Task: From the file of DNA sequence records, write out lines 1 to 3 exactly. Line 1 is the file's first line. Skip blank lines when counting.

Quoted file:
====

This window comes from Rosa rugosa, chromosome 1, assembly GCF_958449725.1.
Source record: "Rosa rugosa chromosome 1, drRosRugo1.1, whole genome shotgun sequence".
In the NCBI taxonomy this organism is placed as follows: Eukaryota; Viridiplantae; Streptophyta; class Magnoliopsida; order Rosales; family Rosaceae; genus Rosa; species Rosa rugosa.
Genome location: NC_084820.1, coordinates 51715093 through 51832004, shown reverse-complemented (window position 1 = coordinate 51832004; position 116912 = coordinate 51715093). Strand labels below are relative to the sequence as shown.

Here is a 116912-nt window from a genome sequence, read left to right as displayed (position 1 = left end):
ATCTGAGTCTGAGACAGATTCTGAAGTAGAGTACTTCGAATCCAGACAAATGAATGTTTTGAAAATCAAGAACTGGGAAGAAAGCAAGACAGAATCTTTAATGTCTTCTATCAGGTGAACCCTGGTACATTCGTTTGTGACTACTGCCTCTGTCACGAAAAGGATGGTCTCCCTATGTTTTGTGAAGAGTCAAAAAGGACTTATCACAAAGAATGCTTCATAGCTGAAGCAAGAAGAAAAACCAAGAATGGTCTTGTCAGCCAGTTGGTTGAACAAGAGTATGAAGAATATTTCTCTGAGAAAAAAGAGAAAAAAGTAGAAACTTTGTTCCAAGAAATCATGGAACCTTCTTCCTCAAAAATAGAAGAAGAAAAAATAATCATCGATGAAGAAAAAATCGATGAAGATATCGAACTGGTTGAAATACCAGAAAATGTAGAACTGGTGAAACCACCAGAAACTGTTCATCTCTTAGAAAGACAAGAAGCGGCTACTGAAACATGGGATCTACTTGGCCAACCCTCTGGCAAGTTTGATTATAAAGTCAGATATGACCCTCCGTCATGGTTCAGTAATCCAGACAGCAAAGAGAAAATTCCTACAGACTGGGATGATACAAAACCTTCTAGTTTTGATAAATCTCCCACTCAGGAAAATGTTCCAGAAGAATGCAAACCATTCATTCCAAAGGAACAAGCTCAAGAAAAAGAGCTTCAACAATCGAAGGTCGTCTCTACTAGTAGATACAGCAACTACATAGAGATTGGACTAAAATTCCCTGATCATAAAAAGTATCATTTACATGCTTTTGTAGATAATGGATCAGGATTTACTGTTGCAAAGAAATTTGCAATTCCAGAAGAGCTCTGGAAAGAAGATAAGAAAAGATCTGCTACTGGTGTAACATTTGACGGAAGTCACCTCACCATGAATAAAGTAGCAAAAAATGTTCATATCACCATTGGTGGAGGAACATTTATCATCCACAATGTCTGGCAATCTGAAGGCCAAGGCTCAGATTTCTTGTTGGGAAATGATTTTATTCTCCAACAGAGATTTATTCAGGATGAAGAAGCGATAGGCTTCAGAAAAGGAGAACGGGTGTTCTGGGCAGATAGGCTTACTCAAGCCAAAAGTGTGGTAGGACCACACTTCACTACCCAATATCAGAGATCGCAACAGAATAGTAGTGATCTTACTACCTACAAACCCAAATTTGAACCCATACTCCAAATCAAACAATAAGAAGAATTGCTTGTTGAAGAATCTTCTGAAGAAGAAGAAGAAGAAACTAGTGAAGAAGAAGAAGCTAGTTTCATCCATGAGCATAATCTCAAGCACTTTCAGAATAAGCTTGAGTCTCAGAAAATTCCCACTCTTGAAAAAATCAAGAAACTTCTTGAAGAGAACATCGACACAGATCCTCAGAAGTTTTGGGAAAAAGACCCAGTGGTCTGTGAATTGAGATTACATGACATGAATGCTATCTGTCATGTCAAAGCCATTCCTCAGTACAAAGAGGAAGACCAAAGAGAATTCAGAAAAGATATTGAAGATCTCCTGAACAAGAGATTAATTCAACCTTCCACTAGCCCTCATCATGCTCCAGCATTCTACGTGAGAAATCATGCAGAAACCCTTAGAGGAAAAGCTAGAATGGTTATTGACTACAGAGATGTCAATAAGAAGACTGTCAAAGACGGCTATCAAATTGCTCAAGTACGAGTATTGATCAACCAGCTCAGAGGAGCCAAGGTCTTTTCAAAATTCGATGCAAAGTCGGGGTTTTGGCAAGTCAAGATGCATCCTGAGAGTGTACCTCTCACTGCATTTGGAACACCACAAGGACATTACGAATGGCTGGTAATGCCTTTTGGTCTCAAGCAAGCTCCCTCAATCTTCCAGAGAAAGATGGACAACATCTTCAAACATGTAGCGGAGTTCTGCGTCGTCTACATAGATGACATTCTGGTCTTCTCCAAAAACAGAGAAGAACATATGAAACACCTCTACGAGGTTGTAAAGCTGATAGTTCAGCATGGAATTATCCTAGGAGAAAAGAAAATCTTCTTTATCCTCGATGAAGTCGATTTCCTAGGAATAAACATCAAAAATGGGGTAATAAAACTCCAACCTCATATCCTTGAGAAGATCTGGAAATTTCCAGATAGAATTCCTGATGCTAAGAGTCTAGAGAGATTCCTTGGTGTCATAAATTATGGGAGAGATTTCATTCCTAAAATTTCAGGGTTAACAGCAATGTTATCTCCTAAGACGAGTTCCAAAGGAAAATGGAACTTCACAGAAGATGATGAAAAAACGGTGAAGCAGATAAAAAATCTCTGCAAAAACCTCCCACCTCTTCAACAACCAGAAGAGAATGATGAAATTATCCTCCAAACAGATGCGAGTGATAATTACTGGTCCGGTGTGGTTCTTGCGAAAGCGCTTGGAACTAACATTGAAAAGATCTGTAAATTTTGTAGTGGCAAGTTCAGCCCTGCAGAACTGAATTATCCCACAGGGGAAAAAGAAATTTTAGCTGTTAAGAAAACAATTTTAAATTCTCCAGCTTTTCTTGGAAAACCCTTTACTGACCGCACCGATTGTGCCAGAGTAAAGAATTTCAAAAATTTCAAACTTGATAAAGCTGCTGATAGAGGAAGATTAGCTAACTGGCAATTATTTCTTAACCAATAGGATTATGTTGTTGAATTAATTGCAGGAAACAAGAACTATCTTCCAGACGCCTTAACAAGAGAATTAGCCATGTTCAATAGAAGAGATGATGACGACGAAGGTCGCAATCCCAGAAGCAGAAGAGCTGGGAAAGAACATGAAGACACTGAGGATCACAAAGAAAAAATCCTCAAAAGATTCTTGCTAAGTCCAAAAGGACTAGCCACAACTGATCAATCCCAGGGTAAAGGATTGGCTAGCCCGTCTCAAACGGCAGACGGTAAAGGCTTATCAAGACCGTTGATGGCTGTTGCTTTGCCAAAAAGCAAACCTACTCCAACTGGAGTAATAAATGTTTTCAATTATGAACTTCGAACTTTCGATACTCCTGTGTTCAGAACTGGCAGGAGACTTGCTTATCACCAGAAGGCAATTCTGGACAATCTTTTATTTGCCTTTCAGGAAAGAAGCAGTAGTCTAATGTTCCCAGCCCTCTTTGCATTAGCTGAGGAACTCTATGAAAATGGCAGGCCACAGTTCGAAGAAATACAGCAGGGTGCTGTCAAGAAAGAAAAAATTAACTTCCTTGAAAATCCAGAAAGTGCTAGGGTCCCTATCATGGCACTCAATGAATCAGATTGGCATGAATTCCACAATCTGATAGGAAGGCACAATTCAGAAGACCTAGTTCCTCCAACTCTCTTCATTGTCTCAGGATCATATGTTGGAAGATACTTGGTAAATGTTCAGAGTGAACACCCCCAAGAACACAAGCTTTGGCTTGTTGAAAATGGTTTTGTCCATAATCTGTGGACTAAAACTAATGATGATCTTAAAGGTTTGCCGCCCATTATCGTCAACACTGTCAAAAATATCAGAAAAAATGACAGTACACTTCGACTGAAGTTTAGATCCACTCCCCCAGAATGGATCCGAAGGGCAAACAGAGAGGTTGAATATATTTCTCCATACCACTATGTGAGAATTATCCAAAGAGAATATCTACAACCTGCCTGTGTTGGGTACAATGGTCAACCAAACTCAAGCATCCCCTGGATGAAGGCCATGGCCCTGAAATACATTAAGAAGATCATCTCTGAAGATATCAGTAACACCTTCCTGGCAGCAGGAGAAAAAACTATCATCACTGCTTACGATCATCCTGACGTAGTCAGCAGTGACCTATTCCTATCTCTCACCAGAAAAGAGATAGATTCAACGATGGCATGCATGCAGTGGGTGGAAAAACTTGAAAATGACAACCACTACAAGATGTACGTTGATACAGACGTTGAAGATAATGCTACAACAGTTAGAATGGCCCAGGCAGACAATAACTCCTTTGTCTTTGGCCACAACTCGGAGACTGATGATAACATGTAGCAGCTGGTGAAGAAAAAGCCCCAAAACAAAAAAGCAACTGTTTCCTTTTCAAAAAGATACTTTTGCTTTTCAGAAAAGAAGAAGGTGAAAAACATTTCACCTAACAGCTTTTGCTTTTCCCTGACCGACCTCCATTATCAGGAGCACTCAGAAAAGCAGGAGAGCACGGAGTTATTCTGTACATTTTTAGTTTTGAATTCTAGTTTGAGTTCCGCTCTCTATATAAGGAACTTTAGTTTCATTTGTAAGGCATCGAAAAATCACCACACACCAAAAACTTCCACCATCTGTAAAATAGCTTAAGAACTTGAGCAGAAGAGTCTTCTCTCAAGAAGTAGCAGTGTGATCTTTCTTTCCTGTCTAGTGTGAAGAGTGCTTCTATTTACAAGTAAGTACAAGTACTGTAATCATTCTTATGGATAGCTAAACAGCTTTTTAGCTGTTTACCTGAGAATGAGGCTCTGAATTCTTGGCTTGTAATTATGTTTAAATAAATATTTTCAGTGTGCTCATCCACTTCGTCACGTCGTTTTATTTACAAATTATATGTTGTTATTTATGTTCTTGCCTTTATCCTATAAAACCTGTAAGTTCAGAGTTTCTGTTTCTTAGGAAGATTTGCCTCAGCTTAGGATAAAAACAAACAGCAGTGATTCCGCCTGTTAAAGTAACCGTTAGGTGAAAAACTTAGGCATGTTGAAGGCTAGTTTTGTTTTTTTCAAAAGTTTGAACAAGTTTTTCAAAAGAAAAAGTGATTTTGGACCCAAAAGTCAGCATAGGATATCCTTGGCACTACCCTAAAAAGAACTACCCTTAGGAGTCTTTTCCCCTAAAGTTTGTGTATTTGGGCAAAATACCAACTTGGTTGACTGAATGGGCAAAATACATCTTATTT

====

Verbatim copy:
This window comes from Rosa rugosa, chromosome 1, assembly GCF_958449725.1.
Source record: "Rosa rugosa chromosome 1, drRosRugo1.1, whole genome shotgun sequence".
In the NCBI taxonomy this organism is placed as follows: Eukaryota; Viridiplantae; Streptophyta; class Magnoliopsida; order Rosales; family Rosaceae; genus Rosa; species Rosa rugosa.